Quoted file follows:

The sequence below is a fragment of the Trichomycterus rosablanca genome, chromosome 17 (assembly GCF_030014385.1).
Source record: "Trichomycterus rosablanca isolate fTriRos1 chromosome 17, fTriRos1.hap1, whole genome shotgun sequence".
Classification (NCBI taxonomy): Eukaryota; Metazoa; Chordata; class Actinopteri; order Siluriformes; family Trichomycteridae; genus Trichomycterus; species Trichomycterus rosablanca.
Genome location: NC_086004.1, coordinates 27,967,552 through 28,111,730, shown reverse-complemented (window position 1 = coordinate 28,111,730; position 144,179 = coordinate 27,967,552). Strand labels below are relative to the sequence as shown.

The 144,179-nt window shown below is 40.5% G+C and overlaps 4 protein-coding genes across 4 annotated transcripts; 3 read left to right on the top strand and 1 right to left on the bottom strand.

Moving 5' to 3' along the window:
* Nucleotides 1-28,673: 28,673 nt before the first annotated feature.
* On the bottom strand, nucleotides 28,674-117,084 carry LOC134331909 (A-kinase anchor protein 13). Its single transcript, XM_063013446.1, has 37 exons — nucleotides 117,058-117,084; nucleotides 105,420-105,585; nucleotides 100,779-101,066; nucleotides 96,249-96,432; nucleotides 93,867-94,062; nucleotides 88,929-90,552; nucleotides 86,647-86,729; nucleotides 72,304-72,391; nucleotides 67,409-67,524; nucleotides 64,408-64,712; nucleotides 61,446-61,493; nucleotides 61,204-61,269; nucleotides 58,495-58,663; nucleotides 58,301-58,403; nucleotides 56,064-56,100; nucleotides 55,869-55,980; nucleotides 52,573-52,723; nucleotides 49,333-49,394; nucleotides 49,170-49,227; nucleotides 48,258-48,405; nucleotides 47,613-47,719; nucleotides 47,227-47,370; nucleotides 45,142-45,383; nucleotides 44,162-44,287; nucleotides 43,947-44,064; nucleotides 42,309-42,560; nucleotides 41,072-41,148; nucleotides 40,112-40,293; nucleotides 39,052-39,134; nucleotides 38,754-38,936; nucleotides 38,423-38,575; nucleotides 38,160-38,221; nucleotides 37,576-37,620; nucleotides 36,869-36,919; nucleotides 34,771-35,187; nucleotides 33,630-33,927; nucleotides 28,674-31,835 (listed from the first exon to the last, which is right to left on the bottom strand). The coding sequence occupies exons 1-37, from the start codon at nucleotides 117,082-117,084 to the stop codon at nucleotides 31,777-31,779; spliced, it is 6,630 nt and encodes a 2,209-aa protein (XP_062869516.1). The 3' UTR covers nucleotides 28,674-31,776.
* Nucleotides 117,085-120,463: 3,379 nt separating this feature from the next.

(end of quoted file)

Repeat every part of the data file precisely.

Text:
The sequence below is a fragment of the Trichomycterus rosablanca genome, chromosome 17 (assembly GCF_030014385.1).
Source record: "Trichomycterus rosablanca isolate fTriRos1 chromosome 17, fTriRos1.hap1, whole genome shotgun sequence".
Classification (NCBI taxonomy): Eukaryota; Metazoa; Chordata; class Actinopteri; order Siluriformes; family Trichomycteridae; genus Trichomycterus; species Trichomycterus rosablanca.
Genome location: NC_086004.1, coordinates 27,967,552 through 28,111,730, shown reverse-complemented (window position 1 = coordinate 28,111,730; position 144,179 = coordinate 27,967,552). Strand labels below are relative to the sequence as shown.

The 144,179-nt window shown below is 40.5% G+C and overlaps 4 protein-coding genes across 4 annotated transcripts; 3 read left to right on the top strand and 1 right to left on the bottom strand.

Moving 5' to 3' along the window:
* Nucleotides 1-28,673: 28,673 nt before the first annotated feature.
* On the bottom strand, nucleotides 28,674-117,084 carry LOC134331909 (A-kinase anchor protein 13). Its single transcript, XM_063013446.1, has 37 exons — nucleotides 117,058-117,084; nucleotides 105,420-105,585; nucleotides 100,779-101,066; nucleotides 96,249-96,432; nucleotides 93,867-94,062; nucleotides 88,929-90,552; nucleotides 86,647-86,729; nucleotides 72,304-72,391; nucleotides 67,409-67,524; nucleotides 64,408-64,712; nucleotides 61,446-61,493; nucleotides 61,204-61,269; nucleotides 58,495-58,663; nucleotides 58,301-58,403; nucleotides 56,064-56,100; nucleotides 55,869-55,980; nucleotides 52,573-52,723; nucleotides 49,333-49,394; nucleotides 49,170-49,227; nucleotides 48,258-48,405; nucleotides 47,613-47,719; nucleotides 47,227-47,370; nucleotides 45,142-45,383; nucleotides 44,162-44,287; nucleotides 43,947-44,064; nucleotides 42,309-42,560; nucleotides 41,072-41,148; nucleotides 40,112-40,293; nucleotides 39,052-39,134; nucleotides 38,754-38,936; nucleotides 38,423-38,575; nucleotides 38,160-38,221; nucleotides 37,576-37,620; nucleotides 36,869-36,919; nucleotides 34,771-35,187; nucleotides 33,630-33,927; nucleotides 28,674-31,835 (listed from the first exon to the last, which is right to left on the bottom strand). The coding sequence occupies exons 1-37, from the start codon at nucleotides 117,082-117,084 to the stop codon at nucleotides 31,777-31,779; spliced, it is 6,630 nt and encodes a 2,209-aa protein (XP_062869516.1). The 3' UTR covers nucleotides 28,674-31,776.
* Nucleotides 117,085-120,463: 3,379 nt separating this feature from the next.